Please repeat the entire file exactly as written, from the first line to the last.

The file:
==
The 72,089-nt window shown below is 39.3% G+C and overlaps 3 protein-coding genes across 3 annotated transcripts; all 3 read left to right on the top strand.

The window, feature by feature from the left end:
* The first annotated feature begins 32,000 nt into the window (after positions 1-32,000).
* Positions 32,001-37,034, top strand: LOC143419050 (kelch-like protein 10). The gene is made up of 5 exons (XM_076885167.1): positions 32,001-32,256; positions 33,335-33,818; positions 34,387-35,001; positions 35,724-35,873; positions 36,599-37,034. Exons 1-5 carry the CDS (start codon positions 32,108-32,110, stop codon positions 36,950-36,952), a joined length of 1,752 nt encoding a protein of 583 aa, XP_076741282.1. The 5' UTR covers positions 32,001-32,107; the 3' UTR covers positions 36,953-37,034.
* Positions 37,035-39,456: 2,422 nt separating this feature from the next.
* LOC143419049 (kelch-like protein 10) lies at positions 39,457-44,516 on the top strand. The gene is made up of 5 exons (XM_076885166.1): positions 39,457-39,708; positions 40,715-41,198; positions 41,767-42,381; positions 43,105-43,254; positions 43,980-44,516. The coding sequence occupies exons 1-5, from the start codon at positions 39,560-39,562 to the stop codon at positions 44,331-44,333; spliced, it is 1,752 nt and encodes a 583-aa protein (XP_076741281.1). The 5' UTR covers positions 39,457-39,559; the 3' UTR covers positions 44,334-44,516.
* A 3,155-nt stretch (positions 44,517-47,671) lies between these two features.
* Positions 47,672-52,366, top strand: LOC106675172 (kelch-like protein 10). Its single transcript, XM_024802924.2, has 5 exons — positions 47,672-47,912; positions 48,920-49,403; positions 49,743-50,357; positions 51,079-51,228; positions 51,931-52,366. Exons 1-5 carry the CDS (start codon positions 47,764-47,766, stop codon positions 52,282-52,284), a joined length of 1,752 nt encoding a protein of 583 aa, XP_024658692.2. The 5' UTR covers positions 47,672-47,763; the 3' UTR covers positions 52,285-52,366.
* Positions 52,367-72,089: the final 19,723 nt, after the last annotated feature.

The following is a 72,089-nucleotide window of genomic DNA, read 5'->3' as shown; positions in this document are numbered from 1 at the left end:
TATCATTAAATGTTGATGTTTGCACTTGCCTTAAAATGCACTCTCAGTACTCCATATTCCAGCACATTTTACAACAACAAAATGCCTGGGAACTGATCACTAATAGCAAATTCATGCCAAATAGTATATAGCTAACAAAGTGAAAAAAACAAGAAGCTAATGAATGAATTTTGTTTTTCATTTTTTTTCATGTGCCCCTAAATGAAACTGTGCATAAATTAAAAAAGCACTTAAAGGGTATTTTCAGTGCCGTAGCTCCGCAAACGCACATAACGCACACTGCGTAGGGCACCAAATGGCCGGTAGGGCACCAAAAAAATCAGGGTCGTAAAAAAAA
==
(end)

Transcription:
The 72,089-nt window shown below is 39.3% G+C and overlaps 3 protein-coding genes across 3 annotated transcripts; all 3 read left to right on the top strand.

The window, feature by feature from the left end:
* The first annotated feature begins 32,000 nt into the window (after positions 1-32,000).
* Positions 32,001-37,034, top strand: LOC143419050 (kelch-like protein 10). The gene is made up of 5 exons (XM_076885167.1): positions 32,001-32,256; positions 33,335-33,818; positions 34,387-35,001; positions 35,724-35,873; positions 36,599-37,034. Exons 1-5 carry the CDS (start codon positions 32,108-32,110, stop codon positions 36,950-36,952), a joined length of 1,752 nt encoding a protein of 583 aa, XP_076741282.1. The 5' UTR covers positions 32,001-32,107; the 3' UTR covers positions 36,953-37,034.
* Positions 37,035-39,456: 2,422 nt separating this feature from the next.
* LOC143419049 (kelch-like protein 10) lies at positions 39,457-44,516 on the top strand. The gene is made up of 5 exons (XM_076885166.1): positions 39,457-39,708; positions 40,715-41,198; positions 41,767-42,381; positions 43,105-43,254; positions 43,980-44,516. The coding sequence occupies exons 1-5, from the start codon at positions 39,560-39,562 to the stop codon at positions 44,331-44,333; spliced, it is 1,752 nt and encodes a 583-aa protein (XP_076741281.1). The 5' UTR covers positions 39,457-39,559; the 3' UTR covers positions 44,334-44,516.
* A 3,155-nt stretch (positions 44,517-47,671) lies between these two features.
* Positions 47,672-52,366, top strand: LOC106675172 (kelch-like protein 10). Its single transcript, XM_024802924.2, has 5 exons — positions 47,672-47,912; positions 48,920-49,403; positions 49,743-50,357; positions 51,079-51,228; positions 51,931-52,366. Exons 1-5 carry the CDS (start codon positions 47,764-47,766, stop codon positions 52,282-52,284), a joined length of 1,752 nt encoding a protein of 583 aa, XP_024658692.2. The 5' UTR covers positions 47,672-47,763; the 3' UTR covers positions 52,285-52,366.
* Positions 52,367-72,089: the final 19,723 nt, after the last annotated feature.

The following is a 72,089-nucleotide window of genomic DNA, read 5'->3' as shown; positions in this document are numbered from 1 at the left end:
TATCATTAAATGTTGATGTTTGCACTTGCCTTAAAATGCACTCTCAGTACTCCATATTCCAGCACATTTTACAACAACAAAATGCCTGGGAACTGATCACTAATAGCAAATTCATGCCAAATAGTATATAGCTAACAAAGTGAAAAAAACAAGAAGCTAATGAATGAATTTTGTTTTTCATTTTTTTTCATGTGCCCCTAAATGAAACTGTGCATAAATTAAAAAAGCACTTAAAGGGTATTTTCAGTGCCGTAGCTCCGCAAACGCACATAACGCACACTGCGTAGGGCACCAAATGGCCGGTAGGGCACCAAAAAAATCAGGGTCGTAAAAAAAA